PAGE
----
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Starr Ginn, Deputy Branch Chief, Engineering Directorate, Aerostructures Branch, Dryden Flight Research Center

Ginn: Flutter is a natural phenomenon that happens, and it’s a case where you get just the right aerodynamic conditions where you’re exciting two different modes of a test article at the same time. Each mode is trying to beat out the other one, so what happens is, you have these two natural frequencies that are trying to occur at the same time and they just keep beating each other up until something structural catastrophically fails.

One example that everyone can relate to is the Tacoma Narrows Bridge. That was a situation where you had the wind speeds just right coming over the bridge that day, and it was trying to excite the bending mode and the torsion mode of that bridge at the same time. You saw the result of that. The two modes were trying to overtake each other, and neither of them won.

We do the same thing with aircraft. Any structure has natural frequencies. First of all, you have somebody who builds up a big finite element model and they say, “This is how I want you to build the vehicle.” And, of course, the vehicle gets built and, number one, maybe it’s not built exactly the same as what the model showed. Number two, anything in real life is not linear, and most all modeling techniques are linear-based. So what happens is, before we actually go to flight with a test article, we have to do ground tests to it to make sure that we do understand what it is that we’ve made, and then we try to update the model the best that we can – even though they are linear models – with what we know about the vehicle. So, when these structural models get updated, we run an aerodynamic code over the models and we do this flutter analysis. We tell it the flight conditions we’re going to have the test article at, and it tells us how the frequencies are going to be changing as the dynamic pressure increases. So what we look for are any of these natural frequencies going to go divergent or coalesce at these higher dynamic pressures that we’re going to flight test in.

NTB: Of all the disciplines that come under the general heading of mechanical engineering, what sparked your interest in vibration analysis, which is probably one of the more math-intensive subjects?

Ginn: I’m one of those people who think that everything just happens for a reason. I did most of my interning at Dryden doing mechanical design tests, and when it actually came time for them to give out job offers, they had to fill spots in certain areas and the offer that was sent to me was, we have a spot for you in structural dynamics – take it or leave it. And I absolutely was going to take it because this was my dream job and this was where I’ve wanted to work forever, so I took it.

It was very much a challenge for me because some students in mechanical engineering have to take one vibrations class – it just depends on the school you go to – but I didn’t even have a vibrations class. I came in completely open-minded to a brand new subject, so the first year was all on-the-job training. I spent most of the time doing all ground vibration testing, getting up to speed on different kinds of testing techniques in that area, and then I realized I’ve got to get some theoretical background so I really understand what it is I’m doing. So, about a year after starting in the group, I ended up slowly taking some masters courses to get myself up to speed on what my everyday job entailed. NASA has a graduate studies program where they’ll actually send you for a year to go get your masters degree, so I got into that program and I ended up going to UCLA and I got my masters in aerospace engineering, with an emphasis in aeroelasticity.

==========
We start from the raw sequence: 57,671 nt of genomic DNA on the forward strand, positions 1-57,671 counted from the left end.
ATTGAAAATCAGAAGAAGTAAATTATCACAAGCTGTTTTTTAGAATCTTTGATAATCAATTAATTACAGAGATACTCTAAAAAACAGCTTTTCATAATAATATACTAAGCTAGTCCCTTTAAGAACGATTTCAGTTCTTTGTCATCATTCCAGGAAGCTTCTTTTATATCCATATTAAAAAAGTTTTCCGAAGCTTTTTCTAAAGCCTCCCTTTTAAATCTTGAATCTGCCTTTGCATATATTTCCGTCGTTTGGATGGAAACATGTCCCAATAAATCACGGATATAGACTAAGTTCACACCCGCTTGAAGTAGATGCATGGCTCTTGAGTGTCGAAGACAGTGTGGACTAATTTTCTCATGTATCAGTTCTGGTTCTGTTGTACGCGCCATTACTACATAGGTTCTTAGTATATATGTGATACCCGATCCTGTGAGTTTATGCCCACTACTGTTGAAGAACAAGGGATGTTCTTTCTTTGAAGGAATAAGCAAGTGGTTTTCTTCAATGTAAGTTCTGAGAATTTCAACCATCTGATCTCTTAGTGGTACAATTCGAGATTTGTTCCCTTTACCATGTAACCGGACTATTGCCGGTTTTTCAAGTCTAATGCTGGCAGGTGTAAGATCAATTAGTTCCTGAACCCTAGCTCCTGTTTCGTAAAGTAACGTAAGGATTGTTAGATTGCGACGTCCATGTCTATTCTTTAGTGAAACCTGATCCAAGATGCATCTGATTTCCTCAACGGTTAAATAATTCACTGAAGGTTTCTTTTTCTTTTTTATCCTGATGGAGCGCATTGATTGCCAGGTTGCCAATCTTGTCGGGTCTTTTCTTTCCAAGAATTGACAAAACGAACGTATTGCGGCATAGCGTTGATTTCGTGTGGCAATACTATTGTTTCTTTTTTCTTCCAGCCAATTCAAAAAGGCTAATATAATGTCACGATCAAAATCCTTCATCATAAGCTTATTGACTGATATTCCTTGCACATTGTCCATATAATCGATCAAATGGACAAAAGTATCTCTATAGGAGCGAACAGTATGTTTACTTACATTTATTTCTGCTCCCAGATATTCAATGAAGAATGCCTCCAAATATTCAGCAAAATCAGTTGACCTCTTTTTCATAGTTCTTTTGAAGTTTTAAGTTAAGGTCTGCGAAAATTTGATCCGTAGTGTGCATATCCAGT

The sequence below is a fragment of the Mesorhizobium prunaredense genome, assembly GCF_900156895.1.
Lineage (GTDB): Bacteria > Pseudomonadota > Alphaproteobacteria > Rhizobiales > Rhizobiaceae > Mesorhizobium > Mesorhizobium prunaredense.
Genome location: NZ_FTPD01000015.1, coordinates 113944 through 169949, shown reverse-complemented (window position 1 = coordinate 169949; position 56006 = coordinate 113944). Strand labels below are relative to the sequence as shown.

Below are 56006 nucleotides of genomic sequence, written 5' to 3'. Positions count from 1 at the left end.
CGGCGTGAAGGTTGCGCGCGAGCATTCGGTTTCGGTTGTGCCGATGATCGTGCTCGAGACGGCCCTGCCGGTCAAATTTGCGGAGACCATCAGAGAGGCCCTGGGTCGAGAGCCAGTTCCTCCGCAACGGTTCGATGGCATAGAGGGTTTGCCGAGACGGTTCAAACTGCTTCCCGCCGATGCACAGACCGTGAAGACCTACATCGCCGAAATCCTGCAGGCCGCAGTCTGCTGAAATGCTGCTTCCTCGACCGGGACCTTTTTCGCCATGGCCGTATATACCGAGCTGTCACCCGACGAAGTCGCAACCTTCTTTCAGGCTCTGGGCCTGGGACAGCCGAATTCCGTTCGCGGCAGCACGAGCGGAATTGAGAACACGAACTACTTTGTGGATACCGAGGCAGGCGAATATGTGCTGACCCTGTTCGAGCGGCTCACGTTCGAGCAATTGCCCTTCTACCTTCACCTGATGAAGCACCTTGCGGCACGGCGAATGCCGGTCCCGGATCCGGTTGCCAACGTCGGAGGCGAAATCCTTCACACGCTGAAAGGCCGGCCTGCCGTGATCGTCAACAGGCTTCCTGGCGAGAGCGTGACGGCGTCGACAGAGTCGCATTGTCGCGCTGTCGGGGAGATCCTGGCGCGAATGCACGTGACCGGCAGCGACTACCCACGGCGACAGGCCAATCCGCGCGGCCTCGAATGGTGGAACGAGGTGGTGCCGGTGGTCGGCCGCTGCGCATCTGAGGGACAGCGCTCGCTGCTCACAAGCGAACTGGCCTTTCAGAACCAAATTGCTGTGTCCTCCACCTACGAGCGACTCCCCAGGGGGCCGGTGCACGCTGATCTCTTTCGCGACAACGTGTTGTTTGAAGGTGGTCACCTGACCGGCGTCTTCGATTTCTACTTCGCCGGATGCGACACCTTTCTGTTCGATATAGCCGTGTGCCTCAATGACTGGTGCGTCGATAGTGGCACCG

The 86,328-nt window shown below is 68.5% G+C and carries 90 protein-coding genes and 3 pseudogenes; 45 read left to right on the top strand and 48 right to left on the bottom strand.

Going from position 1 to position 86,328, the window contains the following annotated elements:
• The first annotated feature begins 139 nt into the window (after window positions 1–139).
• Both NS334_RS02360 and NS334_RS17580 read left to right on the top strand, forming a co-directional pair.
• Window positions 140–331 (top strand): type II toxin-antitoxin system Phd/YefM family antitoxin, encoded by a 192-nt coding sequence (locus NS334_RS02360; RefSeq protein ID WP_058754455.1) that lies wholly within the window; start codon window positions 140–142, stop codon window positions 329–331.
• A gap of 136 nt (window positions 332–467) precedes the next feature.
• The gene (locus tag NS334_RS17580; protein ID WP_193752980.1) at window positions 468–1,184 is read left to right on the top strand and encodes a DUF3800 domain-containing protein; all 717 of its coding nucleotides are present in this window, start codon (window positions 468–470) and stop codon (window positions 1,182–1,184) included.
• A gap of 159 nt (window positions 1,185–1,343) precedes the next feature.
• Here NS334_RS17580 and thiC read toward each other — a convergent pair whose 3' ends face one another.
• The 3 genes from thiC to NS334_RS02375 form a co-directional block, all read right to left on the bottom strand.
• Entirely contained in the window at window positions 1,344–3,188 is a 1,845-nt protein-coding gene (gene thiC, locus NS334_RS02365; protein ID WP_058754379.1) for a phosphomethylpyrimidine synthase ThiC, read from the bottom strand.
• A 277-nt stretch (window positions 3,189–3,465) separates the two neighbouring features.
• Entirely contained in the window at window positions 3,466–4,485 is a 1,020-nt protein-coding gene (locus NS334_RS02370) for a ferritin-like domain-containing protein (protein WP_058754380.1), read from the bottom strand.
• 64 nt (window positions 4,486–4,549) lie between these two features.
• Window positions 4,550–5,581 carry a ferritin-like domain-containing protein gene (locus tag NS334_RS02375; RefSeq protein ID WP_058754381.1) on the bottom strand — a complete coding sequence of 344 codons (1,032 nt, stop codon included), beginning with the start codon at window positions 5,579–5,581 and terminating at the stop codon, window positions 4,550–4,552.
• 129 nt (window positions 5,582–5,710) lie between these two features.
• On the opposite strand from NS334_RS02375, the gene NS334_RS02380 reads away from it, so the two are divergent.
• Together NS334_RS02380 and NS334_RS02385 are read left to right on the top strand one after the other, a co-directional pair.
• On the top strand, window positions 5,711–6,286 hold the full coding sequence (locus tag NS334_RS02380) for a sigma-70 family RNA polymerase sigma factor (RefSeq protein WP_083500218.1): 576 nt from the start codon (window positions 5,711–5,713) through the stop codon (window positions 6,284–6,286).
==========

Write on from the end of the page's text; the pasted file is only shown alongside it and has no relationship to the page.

NTB: Here’s a chicken-and-egg question for you. When you’re not working at Dryden, you enjoy flying your own aircraft. Was it your work at Dryden that inspired your love of flying, or was it your love of flying that prompted you to pursue a career at NASA?

Ginn: It was absolutely my work at Dryden that made me want to start flying airplanes. Besides just being around flight tests – which I compare to the movie Top Gun, that’s how inspiring it is to me – there are actually a lot of engineers here who are all into flying personal aircraft, and it was just being around both of those environments. And, again, it’s really my competitive nature. One day somebody took me flying, I’d never been before, and this was actually when I was a student in the co-op program – I was 21 – and another full-time engineer took me flying, and I said, “Man, if this guy can fly an airplane, I can fly an airplane!” So that’s where it started. I decided I was going to go get my license, and it’s become more than just a hobby. My husband and I actually ended up building our house on an airport so that we have our airplanes in our backyard and we can taxi right out and go somewhere.